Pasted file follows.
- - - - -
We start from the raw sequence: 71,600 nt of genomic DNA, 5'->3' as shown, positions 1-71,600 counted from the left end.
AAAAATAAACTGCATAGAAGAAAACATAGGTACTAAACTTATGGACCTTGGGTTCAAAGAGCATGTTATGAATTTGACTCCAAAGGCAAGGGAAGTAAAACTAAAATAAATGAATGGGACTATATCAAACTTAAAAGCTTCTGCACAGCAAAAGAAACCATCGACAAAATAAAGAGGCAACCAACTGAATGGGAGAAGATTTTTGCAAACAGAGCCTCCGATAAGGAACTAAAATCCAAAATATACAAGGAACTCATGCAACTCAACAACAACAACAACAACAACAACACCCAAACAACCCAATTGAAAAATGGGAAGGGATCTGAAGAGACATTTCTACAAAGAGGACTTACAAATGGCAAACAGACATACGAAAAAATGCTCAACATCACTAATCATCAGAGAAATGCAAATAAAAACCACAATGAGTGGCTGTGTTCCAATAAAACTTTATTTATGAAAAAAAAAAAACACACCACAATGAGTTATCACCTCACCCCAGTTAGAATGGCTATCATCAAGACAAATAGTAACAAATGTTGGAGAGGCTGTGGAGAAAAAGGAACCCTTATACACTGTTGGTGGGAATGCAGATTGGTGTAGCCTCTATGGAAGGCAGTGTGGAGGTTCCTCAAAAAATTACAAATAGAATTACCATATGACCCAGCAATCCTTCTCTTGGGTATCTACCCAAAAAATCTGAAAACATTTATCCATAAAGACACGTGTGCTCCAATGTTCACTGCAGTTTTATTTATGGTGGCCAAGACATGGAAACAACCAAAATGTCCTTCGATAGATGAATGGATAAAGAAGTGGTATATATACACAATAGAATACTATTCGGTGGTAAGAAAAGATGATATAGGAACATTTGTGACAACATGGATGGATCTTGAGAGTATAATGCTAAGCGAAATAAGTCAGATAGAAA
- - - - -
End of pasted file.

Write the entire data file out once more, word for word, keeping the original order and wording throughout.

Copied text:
We start from the raw sequence: 71,600 nt of genomic DNA, 5'->3' as shown, positions 1-71,600 counted from the left end.
AAAAATAAACTGCATAGAAGAAAACATAGGTACTAAACTTATGGACCTTGGGTTCAAAGAGCATGTTATGAATTTGACTCCAAAGGCAAGGGAAGTAAAACTAAAATAAATGAATGGGACTATATCAAACTTAAAAGCTTCTGCACAGCAAAAGAAACCATCGACAAAATAAAGAGGCAACCAACTGAATGGGAGAAGATTTTTGCAAACAGAGCCTCCGATAAGGAACTAAAATCCAAAATATACAAGGAACTCATGCAACTCAACAACAACAACAACAACAACAACACCCAAACAACCCAATTGAAAAATGGGAAGGGATCTGAAGAGACATTTCTACAAAGAGGACTTACAAATGGCAAACAGACATACGAAAAAATGCTCAACATCACTAATCATCAGAGAAATGCAAATAAAAACCACAATGAGTGGCTGTGTTCCAATAAAACTTTATTTATGAAAAAAAAAAAACACACCACAATGAGTTATCACCTCACCCCAGTTAGAATGGCTATCATCAAGACAAATAGTAACAAATGTTGGAGAGGCTGTGGAGAAAAAGGAACCCTTATACACTGTTGGTGGGAATGCAGATTGGTGTAGCCTCTATGGAAGGCAGTGTGGAGGTTCCTCAAAAAATTACAAATAGAATTACCATATGACCCAGCAATCCTTCTCTTGGGTATCTACCCAAAAAATCTGAAAACATTTATCCATAAAGACACGTGTGCTCCAATGTTCACTGCAGTTTTATTTATGGTGGCCAAGACATGGAAACAACCAAAATGTCCTTCGATAGATGAATGGATAAAGAAGTGGTATATATACACAATAGAATACTATTCGGTGGTAAGAAAAGATGATATAGGAACATTTGTGACAACATGGATGGATCTTGAGAGTATAATGCTAAGCGAAATAAGTCAGATAGAAA